Life after lockdown

How do brands reconnect with consumers in an adjusted world?

7 minute read

Life under lockdown has caused a colossal change to people’s daily lives – it has hit pause on consumer lifestyles, led businesses to shut and caused the global economy to enter freefall. As restrictions ease, consumers will be tasked with reintegrating into a world that in many ways feels radically altered.

How can brands reconnect with consumers as we grapple with life in a new reality? And what are the opportunities for brands across food, drink and travel?


Research into the effects of long-term isolation has shown that people place more value and importance on small, routine pleasures, such as taking a bath or sharing a meal.

While a quarter of households in the UK say they are spending more time cooking together during lockdown, 40% are enjoying cooking more than before. These shifts in behaviour look to have a long-term impact too – 89% of Britons plan to continue making food from scratch once restrictions are lifted and only 9% want life to return to “normal” – highlighting a real appetite for change following a period of trying new things, and noticing positive differences, at home, in their work and in communities.

Having become accustomed to living with less in quarantine and now facing economic insecurity, people are questioning the excesses of their pre-quarantine lives, and as a result are likely to favour brands that help them to engage with the pleasures of the world around them, rather than distract them from it.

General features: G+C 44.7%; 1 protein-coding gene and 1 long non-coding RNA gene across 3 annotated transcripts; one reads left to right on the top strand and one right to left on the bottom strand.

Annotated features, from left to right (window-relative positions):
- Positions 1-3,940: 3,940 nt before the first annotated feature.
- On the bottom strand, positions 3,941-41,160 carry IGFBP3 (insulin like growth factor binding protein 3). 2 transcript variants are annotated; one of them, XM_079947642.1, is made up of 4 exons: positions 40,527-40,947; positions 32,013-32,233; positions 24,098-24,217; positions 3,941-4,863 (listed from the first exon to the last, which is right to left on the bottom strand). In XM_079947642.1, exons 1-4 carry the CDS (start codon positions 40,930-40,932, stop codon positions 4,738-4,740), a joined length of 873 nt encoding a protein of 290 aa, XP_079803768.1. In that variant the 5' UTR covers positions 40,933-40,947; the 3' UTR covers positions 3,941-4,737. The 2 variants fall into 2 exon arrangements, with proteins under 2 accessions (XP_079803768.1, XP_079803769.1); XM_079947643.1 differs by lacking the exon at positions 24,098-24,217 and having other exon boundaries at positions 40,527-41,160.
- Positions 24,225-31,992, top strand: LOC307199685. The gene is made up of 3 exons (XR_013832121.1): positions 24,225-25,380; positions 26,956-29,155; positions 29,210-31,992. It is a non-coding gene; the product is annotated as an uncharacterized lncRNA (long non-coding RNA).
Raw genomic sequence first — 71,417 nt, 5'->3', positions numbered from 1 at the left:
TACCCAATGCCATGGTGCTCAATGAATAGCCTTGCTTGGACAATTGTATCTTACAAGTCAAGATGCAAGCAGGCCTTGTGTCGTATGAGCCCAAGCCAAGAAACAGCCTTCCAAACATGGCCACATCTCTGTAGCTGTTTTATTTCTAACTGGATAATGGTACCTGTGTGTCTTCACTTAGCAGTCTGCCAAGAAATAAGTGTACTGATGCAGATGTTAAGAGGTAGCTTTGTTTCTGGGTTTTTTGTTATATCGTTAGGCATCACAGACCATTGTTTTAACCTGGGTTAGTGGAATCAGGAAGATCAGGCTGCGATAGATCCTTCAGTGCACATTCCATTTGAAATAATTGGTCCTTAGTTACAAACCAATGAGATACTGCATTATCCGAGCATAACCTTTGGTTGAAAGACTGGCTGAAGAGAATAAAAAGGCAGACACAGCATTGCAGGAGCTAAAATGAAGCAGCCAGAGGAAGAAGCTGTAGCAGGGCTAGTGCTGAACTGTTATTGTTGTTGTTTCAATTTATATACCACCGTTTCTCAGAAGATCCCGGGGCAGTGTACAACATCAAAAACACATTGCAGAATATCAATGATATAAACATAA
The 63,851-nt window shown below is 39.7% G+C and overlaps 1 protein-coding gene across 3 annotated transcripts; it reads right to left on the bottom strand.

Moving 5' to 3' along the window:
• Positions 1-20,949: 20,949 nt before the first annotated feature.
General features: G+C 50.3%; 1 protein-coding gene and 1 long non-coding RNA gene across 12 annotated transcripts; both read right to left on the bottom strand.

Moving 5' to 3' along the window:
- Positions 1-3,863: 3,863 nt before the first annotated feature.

Only 9% of Britons want to return to “normal” life after the coronavirus outbreak is over.

Campaigns like IKEA’s January 2020 advert, The Wonderful Everyday, which celebrated life’s small victories and simple pleasures, are likely to resonate with consumers even more considering the post-pandemic context.


  • After a period of forced abstinence from consumer activities, people have a renewed appreciation for life’s simple pleasures. This creates the opportunity for brands to inject meaning into everyday experiences.

  • Demonstrating brand purpose, authenticity and quality will be even more important to ensure any ‘luxury’ purchases feel worthy of indulgence.

  • People are investing in future experiences to give them something to look forward to and assuage their frustrations about the current restrictions. Brands that are unable to operate under the current restrictions have the opportunity to build anticipation and secure consumer engagement by indulging in their desire to plan ahead.

  • The public health crisis has led to a surge in community values and collectivist sentiment, and people want to see brands playing an active role in stabilising and giving back to the community post-pandemic.

  • Having supported local and independent businesses people have a personal investment in, understanding the human side and motivation behind brands will be an even more important influence driving preference.

  • The pandemic has created greater expectations towards staying in and people will want brands to continue to cater to their at-home entertainment needs post-lockdown.

  • Re-entering public spaces in the post-pandemic period may be a source of concern and anxiety for many people, creating demand for brands that prioritise customer peace of mind through transparent hygiene measures or offer digital versions of physical events that can be enjoyed in the comfort and safety of home.


flight or holiday for after the coronavirus pandemic and 58% of Americans are planning to travel before the end of the year.

Considering that 79% of Americans have engaged in retail therapy in the past, emotion-led purchasing is nothing new.

However, the idea of retail therapy is taking on new meaning, as people want to soothe the stress of constraints imposed in lockdown by planning ahead for happier times to come.